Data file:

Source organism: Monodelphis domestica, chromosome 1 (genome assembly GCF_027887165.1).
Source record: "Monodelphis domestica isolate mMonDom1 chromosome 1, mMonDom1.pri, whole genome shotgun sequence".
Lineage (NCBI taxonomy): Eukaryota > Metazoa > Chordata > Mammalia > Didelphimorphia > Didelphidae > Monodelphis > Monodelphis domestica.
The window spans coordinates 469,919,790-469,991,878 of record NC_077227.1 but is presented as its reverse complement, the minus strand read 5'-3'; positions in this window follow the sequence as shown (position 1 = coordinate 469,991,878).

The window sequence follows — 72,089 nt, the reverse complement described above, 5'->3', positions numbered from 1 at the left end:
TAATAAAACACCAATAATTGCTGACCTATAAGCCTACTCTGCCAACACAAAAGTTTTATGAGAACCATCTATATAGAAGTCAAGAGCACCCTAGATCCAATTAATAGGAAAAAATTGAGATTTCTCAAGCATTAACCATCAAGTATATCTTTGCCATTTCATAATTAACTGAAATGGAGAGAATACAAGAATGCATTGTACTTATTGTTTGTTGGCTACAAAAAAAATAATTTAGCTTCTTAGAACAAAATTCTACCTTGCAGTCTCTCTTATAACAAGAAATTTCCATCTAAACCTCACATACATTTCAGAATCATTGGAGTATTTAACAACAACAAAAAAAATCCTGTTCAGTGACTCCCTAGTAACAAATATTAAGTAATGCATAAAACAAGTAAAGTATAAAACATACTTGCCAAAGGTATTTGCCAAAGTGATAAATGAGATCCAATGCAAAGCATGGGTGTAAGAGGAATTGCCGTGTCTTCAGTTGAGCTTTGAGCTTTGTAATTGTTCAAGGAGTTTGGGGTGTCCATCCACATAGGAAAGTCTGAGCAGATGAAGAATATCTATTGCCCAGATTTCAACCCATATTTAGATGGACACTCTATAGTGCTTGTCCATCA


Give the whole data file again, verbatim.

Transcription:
Source organism: Monodelphis domestica, chromosome 1 (genome assembly GCF_027887165.1).
Source record: "Monodelphis domestica isolate mMonDom1 chromosome 1, mMonDom1.pri, whole genome shotgun sequence".
Lineage (NCBI taxonomy): Eukaryota > Metazoa > Chordata > Mammalia > Didelphimorphia > Didelphidae > Monodelphis > Monodelphis domestica.
The window spans coordinates 469,919,790-469,991,878 of record NC_077227.1 but is presented as its reverse complement, the minus strand read 5'-3'; positions in this window follow the sequence as shown (position 1 = coordinate 469,991,878).

The window sequence follows — 72,089 nt, the reverse complement described above, 5'->3', positions numbered from 1 at the left end:
TAATAAAACACCAATAATTGCTGACCTATAAGCCTACTCTGCCAACACAAAAGTTTTATGAGAACCATCTATATAGAAGTCAAGAGCACCCTAGATCCAATTAATAGGAAAAAATTGAGATTTCTCAAGCATTAACCATCAAGTATATCTTTGCCATTTCATAATTAACTGAAATGGAGAGAATACAAGAATGCATTGTACTTATTGTTTGTTGGCTACAAAAAAAATAATTTAGCTTCTTAGAACAAAATTCTACCTTGCAGTCTCTCTTATAACAAGAAATTTCCATCTAAACCTCACATACATTTCAGAATCATTGGAGTATTTAACAACAACAAAAAAAATCCTGTTCAGTGACTCCCTAGTAACAAATATTAAGTAATGCATAAAACAAGTAAAGTATAAAACATACTTGCCAAAGGTATTTGCCAAAGTGATAAATGAGATCCAATGCAAAGCATGGGTGTAAGAGGAATTGCCGTGTCTTCAGTTGAGCTTTGAGCTTTGTAATTGTTCAAGGAGTTTGGGGTGTCCATCCACATAGGAAAGTCTGAGCAGATGAAGAATATCTATTGCCCAGATTTCAACCCATATTTAGATGGACACTCTATAGTGCTTGTCCATCA